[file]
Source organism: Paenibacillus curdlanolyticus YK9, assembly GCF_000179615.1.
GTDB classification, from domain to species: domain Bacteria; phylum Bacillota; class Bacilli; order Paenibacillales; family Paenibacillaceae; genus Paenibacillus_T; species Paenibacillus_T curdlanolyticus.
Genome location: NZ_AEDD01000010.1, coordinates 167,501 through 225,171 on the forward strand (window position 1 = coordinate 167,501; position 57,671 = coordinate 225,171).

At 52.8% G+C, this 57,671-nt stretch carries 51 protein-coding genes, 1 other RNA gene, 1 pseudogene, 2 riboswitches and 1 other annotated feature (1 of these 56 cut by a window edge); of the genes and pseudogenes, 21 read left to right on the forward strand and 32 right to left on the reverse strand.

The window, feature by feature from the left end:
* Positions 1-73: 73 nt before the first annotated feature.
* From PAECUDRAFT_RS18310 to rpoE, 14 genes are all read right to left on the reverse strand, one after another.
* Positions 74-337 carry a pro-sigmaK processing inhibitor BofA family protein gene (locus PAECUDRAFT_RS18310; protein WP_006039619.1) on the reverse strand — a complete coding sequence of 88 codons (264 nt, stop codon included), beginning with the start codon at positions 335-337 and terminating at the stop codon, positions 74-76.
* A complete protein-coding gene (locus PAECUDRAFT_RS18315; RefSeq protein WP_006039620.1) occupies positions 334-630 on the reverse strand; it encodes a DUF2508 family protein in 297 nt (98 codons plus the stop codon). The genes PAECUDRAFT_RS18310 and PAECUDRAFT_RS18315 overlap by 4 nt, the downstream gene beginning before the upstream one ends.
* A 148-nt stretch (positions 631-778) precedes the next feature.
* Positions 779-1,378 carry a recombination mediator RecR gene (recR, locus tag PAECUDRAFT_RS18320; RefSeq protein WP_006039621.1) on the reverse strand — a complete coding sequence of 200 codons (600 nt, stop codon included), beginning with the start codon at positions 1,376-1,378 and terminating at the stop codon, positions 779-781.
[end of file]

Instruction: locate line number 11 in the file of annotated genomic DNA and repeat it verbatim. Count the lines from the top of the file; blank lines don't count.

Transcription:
* Positions 779-1,378 carry a recombination mediator RecR gene (recR, locus tag PAECUDRAFT_RS18320; RefSeq protein WP_006039621.1) on the reverse strand — a complete coding sequence of 200 codons (600 nt, stop codon included), beginning with the start codon at positions 1,376-1,378 and terminating at the stop codon, positions 779-781.